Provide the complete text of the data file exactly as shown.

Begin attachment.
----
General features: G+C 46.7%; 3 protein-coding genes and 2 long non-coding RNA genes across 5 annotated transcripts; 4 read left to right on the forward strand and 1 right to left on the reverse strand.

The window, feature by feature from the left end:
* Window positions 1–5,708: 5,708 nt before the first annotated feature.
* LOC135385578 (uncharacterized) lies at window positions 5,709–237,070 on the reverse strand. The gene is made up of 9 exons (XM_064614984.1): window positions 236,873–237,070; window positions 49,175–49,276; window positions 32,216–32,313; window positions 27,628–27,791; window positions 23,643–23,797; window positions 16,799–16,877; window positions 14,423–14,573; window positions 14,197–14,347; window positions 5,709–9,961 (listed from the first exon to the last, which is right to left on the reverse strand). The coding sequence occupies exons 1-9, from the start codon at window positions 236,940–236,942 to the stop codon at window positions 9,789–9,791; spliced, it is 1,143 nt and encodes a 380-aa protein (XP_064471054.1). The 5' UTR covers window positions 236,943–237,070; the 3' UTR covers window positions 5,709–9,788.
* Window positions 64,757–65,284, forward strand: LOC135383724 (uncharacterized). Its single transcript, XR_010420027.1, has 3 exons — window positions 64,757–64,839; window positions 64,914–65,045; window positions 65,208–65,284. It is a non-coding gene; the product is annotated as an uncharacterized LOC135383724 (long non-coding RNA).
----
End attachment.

General features: G+C 46.7%; 3 protein-coding genes and 2 long non-coding RNA genes across 5 annotated transcripts; 4 read left to right on the forward strand and 1 right to left on the reverse strand.

The window, feature by feature from the left end:
* Window positions 1–5,708: 5,708 nt before the first annotated feature.
* LOC135385578 (uncharacterized) lies at window positions 5,709–237,070 on the reverse strand. The gene is made up of 9 exons (XM_064614984.1): window positions 236,873–237,070; window positions 49,175–49,276; window positions 32,216–32,313; window positions 27,628–27,791; window positions 23,643–23,797; window positions 16,799–16,877; window positions 14,423–14,573; window positions 14,197–14,347; window positions 5,709–9,961 (listed from the first exon to the last, which is right to left on the reverse strand). The coding sequence occupies exons 1-9, from the start codon at window positions 236,940–236,942 to the stop codon at window positions 9,789–9,791; spliced, it is 1,143 nt and encodes a 380-aa protein (XP_064471054.1). The 5' UTR covers window positions 236,943–237,070; the 3' UTR covers window positions 5,709–9,788.
* Window positions 64,757–65,284, forward strand: LOC135383724 (uncharacterized). Its single transcript, XR_010420027.1, has 3 exons — window positions 64,757–64,839; window positions 64,914–65,045; window positions 65,208–65,284. It is a non-coding gene; the product is annotated as an uncharacterized LOC135383724 (long non-coding RNA).